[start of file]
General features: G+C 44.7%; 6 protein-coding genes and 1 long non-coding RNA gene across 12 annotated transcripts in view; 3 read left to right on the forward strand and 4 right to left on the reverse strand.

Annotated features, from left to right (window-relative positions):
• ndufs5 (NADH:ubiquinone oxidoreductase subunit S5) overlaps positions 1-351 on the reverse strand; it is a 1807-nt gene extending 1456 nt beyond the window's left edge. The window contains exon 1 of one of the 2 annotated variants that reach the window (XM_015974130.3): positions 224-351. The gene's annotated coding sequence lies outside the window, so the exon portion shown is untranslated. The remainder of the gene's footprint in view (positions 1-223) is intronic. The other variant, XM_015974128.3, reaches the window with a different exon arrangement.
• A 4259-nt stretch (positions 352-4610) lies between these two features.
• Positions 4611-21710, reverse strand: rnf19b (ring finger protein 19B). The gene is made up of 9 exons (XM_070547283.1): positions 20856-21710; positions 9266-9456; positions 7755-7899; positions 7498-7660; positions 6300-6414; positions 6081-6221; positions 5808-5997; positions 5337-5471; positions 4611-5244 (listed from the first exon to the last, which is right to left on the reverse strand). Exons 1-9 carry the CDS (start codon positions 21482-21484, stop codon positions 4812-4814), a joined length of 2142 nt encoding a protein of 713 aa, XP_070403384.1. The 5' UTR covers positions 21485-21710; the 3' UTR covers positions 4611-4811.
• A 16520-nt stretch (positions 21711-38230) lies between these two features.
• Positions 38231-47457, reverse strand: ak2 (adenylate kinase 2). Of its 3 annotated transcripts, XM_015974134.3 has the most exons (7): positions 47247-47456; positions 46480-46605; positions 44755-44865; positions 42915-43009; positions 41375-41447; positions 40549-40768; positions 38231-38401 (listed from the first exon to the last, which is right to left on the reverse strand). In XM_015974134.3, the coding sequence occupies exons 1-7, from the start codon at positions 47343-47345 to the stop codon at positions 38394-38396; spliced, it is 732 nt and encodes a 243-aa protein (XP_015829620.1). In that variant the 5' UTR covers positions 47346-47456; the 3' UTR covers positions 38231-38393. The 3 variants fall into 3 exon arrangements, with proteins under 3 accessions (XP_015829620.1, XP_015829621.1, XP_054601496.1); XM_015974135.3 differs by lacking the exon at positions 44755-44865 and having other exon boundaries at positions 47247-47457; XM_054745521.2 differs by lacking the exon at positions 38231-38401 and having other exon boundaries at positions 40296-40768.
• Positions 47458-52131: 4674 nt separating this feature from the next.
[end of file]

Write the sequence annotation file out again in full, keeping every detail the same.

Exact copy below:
General features: G+C 44.7%; 6 protein-coding genes and 1 long non-coding RNA gene across 12 annotated transcripts in view; 3 read left to right on the forward strand and 4 right to left on the reverse strand.

Annotated features, from left to right (window-relative positions):
• ndufs5 (NADH:ubiquinone oxidoreductase subunit S5) overlaps positions 1-351 on the reverse strand; it is a 1807-nt gene extending 1456 nt beyond the window's left edge. The window contains exon 1 of one of the 2 annotated variants that reach the window (XM_015974130.3): positions 224-351. The gene's annotated coding sequence lies outside the window, so the exon portion shown is untranslated. The remainder of the gene's footprint in view (positions 1-223) is intronic. The other variant, XM_015974128.3, reaches the window with a different exon arrangement.
• A 4259-nt stretch (positions 352-4610) lies between these two features.
• Positions 4611-21710, reverse strand: rnf19b (ring finger protein 19B). The gene is made up of 9 exons (XM_070547283.1): positions 20856-21710; positions 9266-9456; positions 7755-7899; positions 7498-7660; positions 6300-6414; positions 6081-6221; positions 5808-5997; positions 5337-5471; positions 4611-5244 (listed from the first exon to the last, which is right to left on the reverse strand). Exons 1-9 carry the CDS (start codon positions 21482-21484, stop codon positions 4812-4814), a joined length of 2142 nt encoding a protein of 713 aa, XP_070403384.1. The 5' UTR covers positions 21485-21710; the 3' UTR covers positions 4611-4811.
• A 16520-nt stretch (positions 21711-38230) lies between these two features.
• Positions 38231-47457, reverse strand: ak2 (adenylate kinase 2). Of its 3 annotated transcripts, XM_015974134.3 has the most exons (7): positions 47247-47456; positions 46480-46605; positions 44755-44865; positions 42915-43009; positions 41375-41447; positions 40549-40768; positions 38231-38401 (listed from the first exon to the last, which is right to left on the reverse strand). In XM_015974134.3, the coding sequence occupies exons 1-7, from the start codon at positions 47343-47345 to the stop codon at positions 38394-38396; spliced, it is 732 nt and encodes a 243-aa protein (XP_015829620.1). In that variant the 5' UTR covers positions 47346-47456; the 3' UTR covers positions 38231-38393. The 3 variants fall into 3 exon arrangements, with proteins under 3 accessions (XP_015829620.1, XP_015829621.1, XP_054601496.1); XM_015974135.3 differs by lacking the exon at positions 44755-44865 and having other exon boundaries at positions 47247-47457; XM_054745521.2 differs by lacking the exon at positions 38231-38401 and having other exon boundaries at positions 40296-40768.
• Positions 47458-52131: 4674 nt separating this feature from the next.